In a convenient twist, all of these changes are made to boost Google’s and Facebook’s user and engagement numbers. They gather vast amounts of data that help them serve those marketers looking promote their brands. By gathering more honest data they are able to provide better value to marketers and watch the price of Google and Facebook stock go up.

The formula is simple. Focus on delivering an experience and content that users love and the number will go up. That is how you beat the change. Focus on what Google and Facebook are focusing on and the next time they make headlines for changes in their platforms, you won’t even blink.


photo credit: Jeremy Hiebert via flickr cc


Why Brands are Bummed About Facebook Reach…or Lack Thereof

Why Brands are Bummed About Facebook ReachEveryone should have seen it coming when Facebook went public. Even though “It’s free and always will be,” Facebook was going to have to make money. The clock was ticking.

Brands began seeing the reach of their posts dwindle until Facebook finally said brands will have to pay to be seen. Facebook was gaming its own system to force brands to pay. It seems shady – like “here’s a free one to get you hooked and after that, it’s going to cost you” shady. Many (myself included) who were sold on the premise of free felt like they had been had.

Facebook was supposed to be different.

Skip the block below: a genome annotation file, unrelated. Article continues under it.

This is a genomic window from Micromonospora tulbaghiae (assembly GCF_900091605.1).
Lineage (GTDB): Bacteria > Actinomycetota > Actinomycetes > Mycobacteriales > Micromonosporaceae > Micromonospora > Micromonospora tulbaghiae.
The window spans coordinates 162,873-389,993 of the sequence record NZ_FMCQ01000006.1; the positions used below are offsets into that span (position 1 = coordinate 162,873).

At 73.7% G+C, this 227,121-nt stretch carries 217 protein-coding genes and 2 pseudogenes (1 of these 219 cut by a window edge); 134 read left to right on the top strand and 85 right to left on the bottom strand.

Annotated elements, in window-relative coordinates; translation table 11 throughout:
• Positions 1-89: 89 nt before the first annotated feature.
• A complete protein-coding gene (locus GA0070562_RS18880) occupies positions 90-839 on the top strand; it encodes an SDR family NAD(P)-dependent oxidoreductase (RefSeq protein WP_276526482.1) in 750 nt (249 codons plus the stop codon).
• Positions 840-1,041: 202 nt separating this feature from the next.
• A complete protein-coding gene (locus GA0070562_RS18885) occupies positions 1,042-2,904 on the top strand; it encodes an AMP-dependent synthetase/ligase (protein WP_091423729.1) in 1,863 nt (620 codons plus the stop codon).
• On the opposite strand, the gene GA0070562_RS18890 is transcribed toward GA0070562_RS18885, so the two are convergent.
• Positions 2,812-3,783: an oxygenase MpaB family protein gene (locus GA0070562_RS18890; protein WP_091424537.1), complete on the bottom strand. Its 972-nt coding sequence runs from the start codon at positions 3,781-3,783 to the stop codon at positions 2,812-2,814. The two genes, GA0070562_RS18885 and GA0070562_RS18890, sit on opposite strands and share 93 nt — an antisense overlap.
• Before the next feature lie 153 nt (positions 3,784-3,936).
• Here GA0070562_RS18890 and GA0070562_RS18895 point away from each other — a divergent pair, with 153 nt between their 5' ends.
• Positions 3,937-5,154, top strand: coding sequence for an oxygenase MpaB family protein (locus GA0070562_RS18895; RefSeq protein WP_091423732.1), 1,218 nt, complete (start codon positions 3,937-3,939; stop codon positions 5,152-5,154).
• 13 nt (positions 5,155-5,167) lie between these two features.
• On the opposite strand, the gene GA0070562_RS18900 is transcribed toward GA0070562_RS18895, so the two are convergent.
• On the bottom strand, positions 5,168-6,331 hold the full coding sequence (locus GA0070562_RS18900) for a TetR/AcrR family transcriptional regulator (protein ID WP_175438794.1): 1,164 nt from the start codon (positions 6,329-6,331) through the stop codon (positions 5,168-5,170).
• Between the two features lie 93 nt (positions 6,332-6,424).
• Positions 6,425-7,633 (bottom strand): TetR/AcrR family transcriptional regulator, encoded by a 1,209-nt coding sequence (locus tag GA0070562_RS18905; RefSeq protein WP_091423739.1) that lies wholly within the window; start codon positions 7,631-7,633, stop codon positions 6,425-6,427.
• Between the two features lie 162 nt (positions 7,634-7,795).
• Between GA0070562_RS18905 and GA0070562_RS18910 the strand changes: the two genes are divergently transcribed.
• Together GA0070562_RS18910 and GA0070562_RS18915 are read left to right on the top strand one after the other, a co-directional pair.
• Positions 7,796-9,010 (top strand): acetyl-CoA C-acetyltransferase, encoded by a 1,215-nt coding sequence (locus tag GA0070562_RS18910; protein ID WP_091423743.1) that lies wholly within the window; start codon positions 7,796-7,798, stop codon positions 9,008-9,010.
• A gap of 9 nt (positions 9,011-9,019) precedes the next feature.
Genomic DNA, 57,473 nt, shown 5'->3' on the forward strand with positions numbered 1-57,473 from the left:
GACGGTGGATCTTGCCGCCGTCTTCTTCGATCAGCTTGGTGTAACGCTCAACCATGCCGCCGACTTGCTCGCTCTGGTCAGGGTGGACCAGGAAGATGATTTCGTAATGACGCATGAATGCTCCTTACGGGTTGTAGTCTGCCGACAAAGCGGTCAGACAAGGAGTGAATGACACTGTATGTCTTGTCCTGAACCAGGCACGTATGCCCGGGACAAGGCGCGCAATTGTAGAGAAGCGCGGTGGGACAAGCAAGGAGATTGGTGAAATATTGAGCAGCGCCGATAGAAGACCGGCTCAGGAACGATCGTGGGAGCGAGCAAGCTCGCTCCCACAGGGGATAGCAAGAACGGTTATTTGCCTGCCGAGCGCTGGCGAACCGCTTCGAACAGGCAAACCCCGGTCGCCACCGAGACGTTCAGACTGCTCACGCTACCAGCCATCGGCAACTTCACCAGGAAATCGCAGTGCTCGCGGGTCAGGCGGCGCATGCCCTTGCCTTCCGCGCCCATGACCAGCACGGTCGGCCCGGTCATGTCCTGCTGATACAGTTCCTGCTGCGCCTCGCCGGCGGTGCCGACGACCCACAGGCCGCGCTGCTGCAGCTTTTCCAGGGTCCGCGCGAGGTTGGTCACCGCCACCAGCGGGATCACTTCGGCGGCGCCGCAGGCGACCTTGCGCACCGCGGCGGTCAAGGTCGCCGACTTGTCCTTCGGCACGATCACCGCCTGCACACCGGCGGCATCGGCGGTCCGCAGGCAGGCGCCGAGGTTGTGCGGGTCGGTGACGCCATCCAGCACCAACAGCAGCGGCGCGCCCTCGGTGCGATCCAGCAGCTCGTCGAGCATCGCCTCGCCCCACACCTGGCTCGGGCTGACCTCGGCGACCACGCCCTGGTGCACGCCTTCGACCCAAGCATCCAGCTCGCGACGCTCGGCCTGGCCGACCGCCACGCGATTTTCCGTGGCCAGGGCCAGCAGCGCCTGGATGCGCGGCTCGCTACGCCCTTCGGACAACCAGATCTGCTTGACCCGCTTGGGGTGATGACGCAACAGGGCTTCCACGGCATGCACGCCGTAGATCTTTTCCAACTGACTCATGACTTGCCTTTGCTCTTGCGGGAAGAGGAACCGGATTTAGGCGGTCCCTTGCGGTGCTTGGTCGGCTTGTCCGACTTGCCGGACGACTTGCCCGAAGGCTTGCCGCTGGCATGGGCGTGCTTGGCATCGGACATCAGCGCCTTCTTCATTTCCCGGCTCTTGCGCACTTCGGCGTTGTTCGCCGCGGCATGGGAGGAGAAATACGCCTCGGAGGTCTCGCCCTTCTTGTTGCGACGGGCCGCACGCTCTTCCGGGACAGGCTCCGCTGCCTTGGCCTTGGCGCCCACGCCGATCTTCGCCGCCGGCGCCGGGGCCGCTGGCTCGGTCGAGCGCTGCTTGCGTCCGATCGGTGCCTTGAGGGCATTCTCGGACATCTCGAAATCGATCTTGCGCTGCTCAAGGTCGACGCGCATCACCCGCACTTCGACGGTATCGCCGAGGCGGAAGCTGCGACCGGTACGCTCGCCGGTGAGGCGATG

Facebook and marketers, gurus and other experts promised brands a new way to connect to consumers, customers and fans. People would invite brands into their Newsfeeds, talk about the brand, and share branded content with their friends. This unprecedented level of engagement would challenge the effectiveness of traditional advertising. And, it was mostly free.

Now Facebook has turned into one of those traditional advertising platforms it was supposed to challenge. The obvious culprit is Facebook becoming a public company, but others are pointing to a flawed promise of engagement and disruption. Sure, promoted posts may not look like ads in the traditional sense, but brands are paying to deliver a message in a specific medium. Sounds like a dictionary definition of advertising.

Ads on Facebook and social media aren’t new. Most major platforms have some sort of promoted unit that advertisers can use insert their content into a user’s feed, often to those who do not follow the brand. Facebook is different because it uses an algorithm to determine what each individual user sees in their feed rather than everything from everyone that they like or follow.

Facebook’s priority is its 1.19 billion users, specifically, the data these users create as they interact on the platform. Inhibiting brand content from users so that they see more of what they want, keeps users on the platform and creating data. As a result, Facebook is armed with a data goldmine that is too enticing to ignore, even by those that are miffed about the new price tag.

Time to Eat Our Vegetables

The reality is that brands now have to work harder and spend even more to reach their followers. As Unmarketing author Scott Stratten explains it, we’ve been living in Facebook’s house for free and now the rent is due. (Watch his Facebook rant below). While I have to agree with his point, I still don’t like it.

Facebook has opened a new door in social media advertising. It will be interesting (and probably annoying) to see if other platforms find ways to game their systems. We’ll be bummed, but we should see it coming.

(Careful, contains a few nsfw words)